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Europe 2020 in Malta

The country-specific recommendations are documents prepared by the European Commission for each Member State, which analyse its economic situation and provide tailored policy advice on measures that it should adopt over the coming 18 months. They cover the particular challenges that the Member State is facing in a broad range of areas: the state of public finances, reforms of pension systems, measures to create jobs and to fight unemployment, education and innovation challenges, efficiency of the public administration, competition etc. The final adoption of country-specific recommendations prepared by the Commission takes place at the highest level by national leaders in the European Council.

Country overview

Real GDP growth in Malta rebounded in 2013 and the country is projected to experience strong economic growth also in 2014, driven by domestic demand. Economic activity is expected to continue to accommodate an expansion of the labour force with a relatively strong rise in employment, while the unemployment rate is projected to remain stable. The Council opened a new Excessive Deficit Procedure for Malta based on both deficit and debt in June 2013. On the basis of its 2014 in-depth review presented on 5 March 2014, the Commission concluded that the macroeconomic challenges in Malta no longer constitute substantial macroeconomic risks.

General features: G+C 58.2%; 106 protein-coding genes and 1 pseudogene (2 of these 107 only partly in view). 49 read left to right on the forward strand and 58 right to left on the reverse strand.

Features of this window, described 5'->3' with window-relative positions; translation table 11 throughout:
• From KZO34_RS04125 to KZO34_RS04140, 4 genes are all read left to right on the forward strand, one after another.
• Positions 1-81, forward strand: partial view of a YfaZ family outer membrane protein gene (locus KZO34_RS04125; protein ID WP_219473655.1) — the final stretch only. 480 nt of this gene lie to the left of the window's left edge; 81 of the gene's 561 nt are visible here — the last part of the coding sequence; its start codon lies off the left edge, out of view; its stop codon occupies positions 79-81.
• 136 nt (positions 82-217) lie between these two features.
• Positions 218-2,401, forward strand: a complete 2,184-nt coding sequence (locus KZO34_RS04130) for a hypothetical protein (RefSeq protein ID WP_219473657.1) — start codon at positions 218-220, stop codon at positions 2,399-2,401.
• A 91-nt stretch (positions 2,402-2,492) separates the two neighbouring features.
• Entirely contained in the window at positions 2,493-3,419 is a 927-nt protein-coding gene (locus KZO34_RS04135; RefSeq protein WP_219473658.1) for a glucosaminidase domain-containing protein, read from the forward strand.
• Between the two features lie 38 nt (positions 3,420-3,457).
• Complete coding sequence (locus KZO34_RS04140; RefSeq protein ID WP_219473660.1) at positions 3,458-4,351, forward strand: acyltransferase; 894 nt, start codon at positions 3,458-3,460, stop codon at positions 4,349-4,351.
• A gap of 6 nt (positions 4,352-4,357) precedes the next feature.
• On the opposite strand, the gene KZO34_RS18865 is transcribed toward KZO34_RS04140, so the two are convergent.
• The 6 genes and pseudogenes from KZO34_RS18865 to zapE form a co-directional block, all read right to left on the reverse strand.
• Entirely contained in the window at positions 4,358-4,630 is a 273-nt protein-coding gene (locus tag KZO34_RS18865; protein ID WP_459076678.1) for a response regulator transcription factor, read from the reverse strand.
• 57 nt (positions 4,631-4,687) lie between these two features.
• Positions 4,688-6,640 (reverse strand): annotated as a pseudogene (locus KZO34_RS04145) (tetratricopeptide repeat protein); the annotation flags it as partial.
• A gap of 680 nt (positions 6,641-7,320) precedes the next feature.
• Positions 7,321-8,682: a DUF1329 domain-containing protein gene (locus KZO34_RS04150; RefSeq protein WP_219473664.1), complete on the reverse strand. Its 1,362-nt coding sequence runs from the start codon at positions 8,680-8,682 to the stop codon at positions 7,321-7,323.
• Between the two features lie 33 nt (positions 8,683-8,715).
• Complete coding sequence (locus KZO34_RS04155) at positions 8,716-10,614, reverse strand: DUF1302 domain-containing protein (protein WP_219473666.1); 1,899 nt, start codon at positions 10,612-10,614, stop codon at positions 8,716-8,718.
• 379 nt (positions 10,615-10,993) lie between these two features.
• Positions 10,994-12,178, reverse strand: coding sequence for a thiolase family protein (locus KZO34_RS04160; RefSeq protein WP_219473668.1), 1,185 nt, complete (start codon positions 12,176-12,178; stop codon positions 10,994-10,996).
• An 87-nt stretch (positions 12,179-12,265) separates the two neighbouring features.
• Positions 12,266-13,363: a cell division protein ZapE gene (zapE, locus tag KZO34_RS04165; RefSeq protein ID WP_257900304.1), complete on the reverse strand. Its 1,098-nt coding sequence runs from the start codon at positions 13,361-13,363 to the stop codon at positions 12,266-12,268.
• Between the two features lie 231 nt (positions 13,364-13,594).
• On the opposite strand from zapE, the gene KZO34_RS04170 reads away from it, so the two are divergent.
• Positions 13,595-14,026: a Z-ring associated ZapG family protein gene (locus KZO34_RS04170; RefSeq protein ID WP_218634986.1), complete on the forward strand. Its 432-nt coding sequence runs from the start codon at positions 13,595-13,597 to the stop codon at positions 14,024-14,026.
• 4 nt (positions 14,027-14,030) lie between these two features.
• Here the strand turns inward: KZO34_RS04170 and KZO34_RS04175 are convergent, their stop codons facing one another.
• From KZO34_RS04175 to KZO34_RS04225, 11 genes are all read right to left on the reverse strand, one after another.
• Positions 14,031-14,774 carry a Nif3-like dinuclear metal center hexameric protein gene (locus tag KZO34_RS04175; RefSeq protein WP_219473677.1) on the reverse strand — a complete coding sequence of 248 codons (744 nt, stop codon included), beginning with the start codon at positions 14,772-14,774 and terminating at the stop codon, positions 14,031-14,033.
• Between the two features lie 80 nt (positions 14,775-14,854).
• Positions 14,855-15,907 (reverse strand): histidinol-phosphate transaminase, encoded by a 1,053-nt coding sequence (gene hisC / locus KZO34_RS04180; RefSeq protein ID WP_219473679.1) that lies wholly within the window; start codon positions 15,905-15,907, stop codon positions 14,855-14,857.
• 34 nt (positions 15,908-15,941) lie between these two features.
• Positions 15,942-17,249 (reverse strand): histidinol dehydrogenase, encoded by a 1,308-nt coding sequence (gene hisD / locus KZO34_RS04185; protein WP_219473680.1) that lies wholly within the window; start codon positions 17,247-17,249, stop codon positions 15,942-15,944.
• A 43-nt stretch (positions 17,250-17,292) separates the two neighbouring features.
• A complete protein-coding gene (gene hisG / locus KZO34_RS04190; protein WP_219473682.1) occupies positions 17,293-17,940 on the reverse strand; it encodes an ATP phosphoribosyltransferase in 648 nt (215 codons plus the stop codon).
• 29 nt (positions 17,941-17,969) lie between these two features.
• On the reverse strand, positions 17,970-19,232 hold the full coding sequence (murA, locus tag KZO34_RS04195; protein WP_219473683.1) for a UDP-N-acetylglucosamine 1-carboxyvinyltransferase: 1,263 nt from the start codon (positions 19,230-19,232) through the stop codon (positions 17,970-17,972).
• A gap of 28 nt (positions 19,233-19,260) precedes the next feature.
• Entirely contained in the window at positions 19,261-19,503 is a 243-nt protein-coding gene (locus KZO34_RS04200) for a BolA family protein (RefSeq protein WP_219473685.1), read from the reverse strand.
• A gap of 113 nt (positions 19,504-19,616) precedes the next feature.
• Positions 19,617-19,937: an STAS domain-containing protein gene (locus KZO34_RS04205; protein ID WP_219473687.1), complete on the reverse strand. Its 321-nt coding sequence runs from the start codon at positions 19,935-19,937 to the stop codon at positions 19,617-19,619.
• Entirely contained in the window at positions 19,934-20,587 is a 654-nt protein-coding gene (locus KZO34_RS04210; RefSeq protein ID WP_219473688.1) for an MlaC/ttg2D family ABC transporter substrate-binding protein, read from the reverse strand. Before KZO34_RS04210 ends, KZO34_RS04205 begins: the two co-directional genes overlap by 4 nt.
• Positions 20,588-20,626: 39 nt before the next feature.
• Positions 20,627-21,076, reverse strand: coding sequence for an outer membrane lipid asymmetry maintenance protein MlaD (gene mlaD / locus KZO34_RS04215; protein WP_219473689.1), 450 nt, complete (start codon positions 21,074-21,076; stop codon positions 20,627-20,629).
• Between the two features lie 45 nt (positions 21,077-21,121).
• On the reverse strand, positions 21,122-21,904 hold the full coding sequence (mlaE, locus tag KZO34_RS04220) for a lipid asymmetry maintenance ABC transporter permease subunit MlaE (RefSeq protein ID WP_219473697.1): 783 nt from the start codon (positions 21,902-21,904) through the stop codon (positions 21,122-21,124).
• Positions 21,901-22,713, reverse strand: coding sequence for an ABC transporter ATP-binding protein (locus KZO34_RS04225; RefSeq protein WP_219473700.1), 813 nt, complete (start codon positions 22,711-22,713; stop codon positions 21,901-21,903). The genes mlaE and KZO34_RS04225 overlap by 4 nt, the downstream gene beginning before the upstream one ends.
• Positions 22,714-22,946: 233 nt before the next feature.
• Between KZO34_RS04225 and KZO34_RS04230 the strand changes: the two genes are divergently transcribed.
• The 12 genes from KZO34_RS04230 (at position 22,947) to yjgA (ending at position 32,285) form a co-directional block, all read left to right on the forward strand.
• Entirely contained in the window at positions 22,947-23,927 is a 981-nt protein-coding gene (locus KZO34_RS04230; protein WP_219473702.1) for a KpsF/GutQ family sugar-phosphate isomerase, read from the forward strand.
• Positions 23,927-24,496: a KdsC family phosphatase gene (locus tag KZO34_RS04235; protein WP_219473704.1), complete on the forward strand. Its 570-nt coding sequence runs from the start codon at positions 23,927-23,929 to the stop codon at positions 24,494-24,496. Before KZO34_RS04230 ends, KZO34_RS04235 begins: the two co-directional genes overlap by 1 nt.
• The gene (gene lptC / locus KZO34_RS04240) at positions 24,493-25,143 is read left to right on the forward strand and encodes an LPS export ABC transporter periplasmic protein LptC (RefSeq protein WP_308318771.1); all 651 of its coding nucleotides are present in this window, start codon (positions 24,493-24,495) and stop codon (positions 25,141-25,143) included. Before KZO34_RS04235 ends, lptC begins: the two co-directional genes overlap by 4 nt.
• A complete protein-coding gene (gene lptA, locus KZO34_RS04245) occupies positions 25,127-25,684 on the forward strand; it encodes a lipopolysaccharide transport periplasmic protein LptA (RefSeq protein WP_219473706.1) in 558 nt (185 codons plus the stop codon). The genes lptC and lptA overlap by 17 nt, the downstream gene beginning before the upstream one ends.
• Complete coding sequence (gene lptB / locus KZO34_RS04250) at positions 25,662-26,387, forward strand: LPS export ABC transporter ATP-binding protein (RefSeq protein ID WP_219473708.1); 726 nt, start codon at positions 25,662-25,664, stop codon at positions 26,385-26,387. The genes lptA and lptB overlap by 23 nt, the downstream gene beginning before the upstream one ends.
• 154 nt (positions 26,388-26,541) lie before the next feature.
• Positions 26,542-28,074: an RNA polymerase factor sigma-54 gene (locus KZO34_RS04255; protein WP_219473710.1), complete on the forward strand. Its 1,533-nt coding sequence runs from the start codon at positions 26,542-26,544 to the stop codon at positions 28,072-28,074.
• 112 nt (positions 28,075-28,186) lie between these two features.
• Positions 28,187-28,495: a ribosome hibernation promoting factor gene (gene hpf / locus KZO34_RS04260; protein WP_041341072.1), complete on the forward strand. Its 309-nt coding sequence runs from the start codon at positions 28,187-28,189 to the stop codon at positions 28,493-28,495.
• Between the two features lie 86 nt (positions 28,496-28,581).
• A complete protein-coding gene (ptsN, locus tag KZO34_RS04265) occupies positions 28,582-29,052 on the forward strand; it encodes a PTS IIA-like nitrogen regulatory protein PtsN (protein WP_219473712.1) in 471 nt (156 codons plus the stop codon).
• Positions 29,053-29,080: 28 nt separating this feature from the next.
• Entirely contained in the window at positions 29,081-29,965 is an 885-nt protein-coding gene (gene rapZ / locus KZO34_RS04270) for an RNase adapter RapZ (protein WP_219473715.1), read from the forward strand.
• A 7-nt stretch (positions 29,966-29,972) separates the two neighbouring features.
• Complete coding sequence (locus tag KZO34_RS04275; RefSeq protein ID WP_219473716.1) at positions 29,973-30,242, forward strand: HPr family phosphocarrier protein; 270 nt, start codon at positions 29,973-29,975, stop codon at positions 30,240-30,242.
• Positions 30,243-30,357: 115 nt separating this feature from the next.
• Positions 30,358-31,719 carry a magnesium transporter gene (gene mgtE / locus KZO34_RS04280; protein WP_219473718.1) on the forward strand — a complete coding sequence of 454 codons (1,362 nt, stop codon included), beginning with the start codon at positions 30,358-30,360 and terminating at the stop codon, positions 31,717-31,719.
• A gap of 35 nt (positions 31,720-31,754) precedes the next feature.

Malta has made some progress in responding to the 2013 country-specific recommendations. Substantial progress was made in implementing measures supporting the labour market participation of women and reinforcing financial stability. Some progress has also been made with regard to correcting the excessive deficit, improving educational outcomes, reforming the judicial system and improving the efficiency of public procurement procedures. Most of the reforms, however, will have an impact only in the medium to long term. Progress on reducing reliance on imported oil has been limited, and no significant steps were taken to reform the pension and health care systems so as to ensure their long-term sustainability.

Additional policy action is needed to address existing challenges in Malta, in particular to ensure the sustainability of public finances and to further stimulate economic growth and job creation. See how Malta compares with other EU Member States in key areas.

2014 European Commission's recommendations in brief

The Commission has issued five country-specific recommendations to Malta to help it improve its economic performance. These are in the areas of: public finances and taxation; pensions and health care; labour market, education and training; energy; efficiency of the public administration and access to finance.

European Semester Documents